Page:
Ecce Quid Feci

Pancuronium Bromide is quite the finicky accomplice. It required considerable trial and error and my initial practice with the muscle relaxant led to several unintended deaths. Well, intended deaths to be sure—but insignificant and unfulfilling deaths. Unfortunate, but to every great cause, some sacrifice is required.

Those first attempts with the muscle relaxant resulted in abrupt and relatively painless exits to the Else. After a few moments, the Non’s diaphragm would seize, their lungs would fail, and their brains would starve without oxygen. I suppose suffocating in silent terror was a less than pleasant experience for them—however fleeting. A few subsequent attempts with lower doses ended in, shall we say, abbreviated sessions at various stages of torture. One of my playthings shrieked unexpectedly in the midst of a rather delicate incision. The resulting and regrettable twitch of my fingers ended her prematurely.

Eventually a formula emerged. A slightly diluted concentration of the Pancuronium, at a slightly elevated dosage to relative weight yielded wonders when injected intramuscularly. It works quickly. Within two minutes one experiences slurred speech and begins to lose control of their extremities. Within five minutes they are entirely at my mercy—a trait I’m not particularly known for. My dose is sufficient to keep them completely inanimate and, more importantly, completely aware for up to two hours. It’s also just beneath the threshold for complete paralysis of the diaphragm and heart, so they can still provide necessary vital functions while I Play. No medical apparatus necessary. And if need be (and it often is) I can administer maintenance doses to prolong our time together—that of the Non and I.

They can’t blink. The ocular muscles are incapable of dilating their pupils or guiding their eyes. So whenever possible, I am sure to show them what I’m doing or intend to do. Sometimes that is the first thing that returns to them—the eyes. Fortunate that. For then they can see the masterpiece that I have made of them. No matter what they’ve felt, or how prolonged their suffering, they still never seem to fully believe what has been done to them until they look on it with their own eyes. It is often what undoes them, and I must say, watching a mind fragment before you is exquisite fun.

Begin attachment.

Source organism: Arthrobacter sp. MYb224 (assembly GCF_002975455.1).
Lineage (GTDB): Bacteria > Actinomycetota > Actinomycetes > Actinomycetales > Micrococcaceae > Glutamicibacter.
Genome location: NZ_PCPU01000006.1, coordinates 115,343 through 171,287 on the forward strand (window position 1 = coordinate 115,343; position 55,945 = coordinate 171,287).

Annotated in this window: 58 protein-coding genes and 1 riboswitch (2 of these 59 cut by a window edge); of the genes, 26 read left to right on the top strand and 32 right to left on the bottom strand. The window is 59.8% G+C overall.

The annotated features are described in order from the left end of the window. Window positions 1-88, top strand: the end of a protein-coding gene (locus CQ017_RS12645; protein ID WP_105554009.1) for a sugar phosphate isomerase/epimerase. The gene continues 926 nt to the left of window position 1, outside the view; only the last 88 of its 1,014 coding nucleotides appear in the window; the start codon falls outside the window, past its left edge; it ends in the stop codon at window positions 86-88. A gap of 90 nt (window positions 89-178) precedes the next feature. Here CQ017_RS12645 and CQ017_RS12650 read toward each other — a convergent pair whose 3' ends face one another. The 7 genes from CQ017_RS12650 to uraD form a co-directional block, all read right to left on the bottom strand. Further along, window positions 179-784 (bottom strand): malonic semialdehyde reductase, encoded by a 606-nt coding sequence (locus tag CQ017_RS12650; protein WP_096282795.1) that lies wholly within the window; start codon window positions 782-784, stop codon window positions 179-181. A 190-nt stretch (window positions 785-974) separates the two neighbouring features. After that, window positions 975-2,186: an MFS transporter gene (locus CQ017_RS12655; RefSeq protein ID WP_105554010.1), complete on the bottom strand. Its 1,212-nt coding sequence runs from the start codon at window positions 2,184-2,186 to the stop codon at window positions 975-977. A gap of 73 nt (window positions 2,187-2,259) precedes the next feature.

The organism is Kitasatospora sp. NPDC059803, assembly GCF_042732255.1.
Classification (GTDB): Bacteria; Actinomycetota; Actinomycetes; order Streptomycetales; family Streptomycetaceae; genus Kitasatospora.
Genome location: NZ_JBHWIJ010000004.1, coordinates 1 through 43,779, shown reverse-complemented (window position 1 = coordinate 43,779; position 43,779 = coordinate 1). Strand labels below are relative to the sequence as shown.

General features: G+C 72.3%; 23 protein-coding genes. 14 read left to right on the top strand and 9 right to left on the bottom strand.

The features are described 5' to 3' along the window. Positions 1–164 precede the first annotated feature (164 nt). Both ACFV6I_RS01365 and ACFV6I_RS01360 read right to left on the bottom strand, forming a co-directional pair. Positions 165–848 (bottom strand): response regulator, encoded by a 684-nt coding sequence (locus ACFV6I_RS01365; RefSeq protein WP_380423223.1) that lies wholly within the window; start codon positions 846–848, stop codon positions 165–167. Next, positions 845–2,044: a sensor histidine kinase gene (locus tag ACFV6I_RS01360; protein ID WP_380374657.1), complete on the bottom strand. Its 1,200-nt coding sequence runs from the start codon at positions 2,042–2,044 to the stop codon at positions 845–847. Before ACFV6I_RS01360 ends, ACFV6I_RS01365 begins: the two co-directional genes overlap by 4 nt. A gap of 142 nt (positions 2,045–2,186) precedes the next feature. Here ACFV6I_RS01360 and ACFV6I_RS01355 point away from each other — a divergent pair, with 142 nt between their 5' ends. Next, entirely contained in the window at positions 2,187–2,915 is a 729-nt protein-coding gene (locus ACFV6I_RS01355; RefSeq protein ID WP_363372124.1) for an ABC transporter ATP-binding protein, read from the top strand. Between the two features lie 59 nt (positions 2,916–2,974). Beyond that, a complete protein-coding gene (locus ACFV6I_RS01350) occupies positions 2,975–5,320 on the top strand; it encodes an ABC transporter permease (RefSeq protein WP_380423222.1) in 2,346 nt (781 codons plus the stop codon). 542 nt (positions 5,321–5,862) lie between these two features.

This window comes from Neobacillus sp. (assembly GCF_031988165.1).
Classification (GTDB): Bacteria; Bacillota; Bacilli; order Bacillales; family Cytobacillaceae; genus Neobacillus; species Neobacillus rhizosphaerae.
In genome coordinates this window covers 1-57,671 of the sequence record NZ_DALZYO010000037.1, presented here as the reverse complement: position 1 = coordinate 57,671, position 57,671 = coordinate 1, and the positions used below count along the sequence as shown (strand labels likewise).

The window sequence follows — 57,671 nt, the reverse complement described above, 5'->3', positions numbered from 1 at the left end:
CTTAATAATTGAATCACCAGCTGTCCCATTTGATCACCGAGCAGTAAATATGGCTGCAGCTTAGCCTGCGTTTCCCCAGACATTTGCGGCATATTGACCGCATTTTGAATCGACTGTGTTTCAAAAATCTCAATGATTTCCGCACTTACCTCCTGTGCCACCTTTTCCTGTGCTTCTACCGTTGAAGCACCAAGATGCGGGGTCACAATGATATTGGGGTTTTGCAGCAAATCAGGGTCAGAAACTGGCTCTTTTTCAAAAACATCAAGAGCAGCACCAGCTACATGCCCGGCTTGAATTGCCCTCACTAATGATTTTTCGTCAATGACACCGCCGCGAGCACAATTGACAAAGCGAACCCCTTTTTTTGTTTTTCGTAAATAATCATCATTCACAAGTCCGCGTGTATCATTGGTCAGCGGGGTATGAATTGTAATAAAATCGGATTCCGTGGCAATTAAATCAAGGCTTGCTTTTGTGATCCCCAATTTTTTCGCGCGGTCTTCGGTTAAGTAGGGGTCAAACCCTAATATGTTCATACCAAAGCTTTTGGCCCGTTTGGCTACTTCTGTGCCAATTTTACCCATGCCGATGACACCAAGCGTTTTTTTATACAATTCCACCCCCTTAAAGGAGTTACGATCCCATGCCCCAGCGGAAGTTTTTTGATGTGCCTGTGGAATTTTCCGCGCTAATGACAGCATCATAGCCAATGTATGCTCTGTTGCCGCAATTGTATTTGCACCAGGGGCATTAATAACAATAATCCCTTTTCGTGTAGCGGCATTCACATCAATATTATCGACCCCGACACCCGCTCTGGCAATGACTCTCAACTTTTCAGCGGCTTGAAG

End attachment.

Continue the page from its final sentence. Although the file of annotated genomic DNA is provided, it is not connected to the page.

While it does provide me a unique opportunity for experimentation, the Pancuronium is not always necessary to my work, so I use it sparingly. After all, I do very much enjoy the shrieks and tears, the futile struggles and pleas, the gasps, and the panic so plain in a gaze.

But imagine—just imagine what I might do with you, as you lie helpless and aware before me and my extensive variety of tools. For hours. You cannot speak. Nor scream. Nor move. But you can watch your life trickle down the gleaming edge of a blade as I dangle it before you. You can hear the sounds of your body breaking and tearing. And you can FEEL all of it. Adrenaline still pulses through your veins, heightening your senses and nerve endings to the utter, inexplicable extreme. And I provide you with the greatest of agonies I can conceive.

Imagine how dramatic your exit from this world and how grand your entrance to the Else. Behold what I have done. I’ve readied you; I’ve made you worthy.

Now. With your screams trapped inside, your mind shattered, your torment eternal.

Yes, now. You may.

Go.

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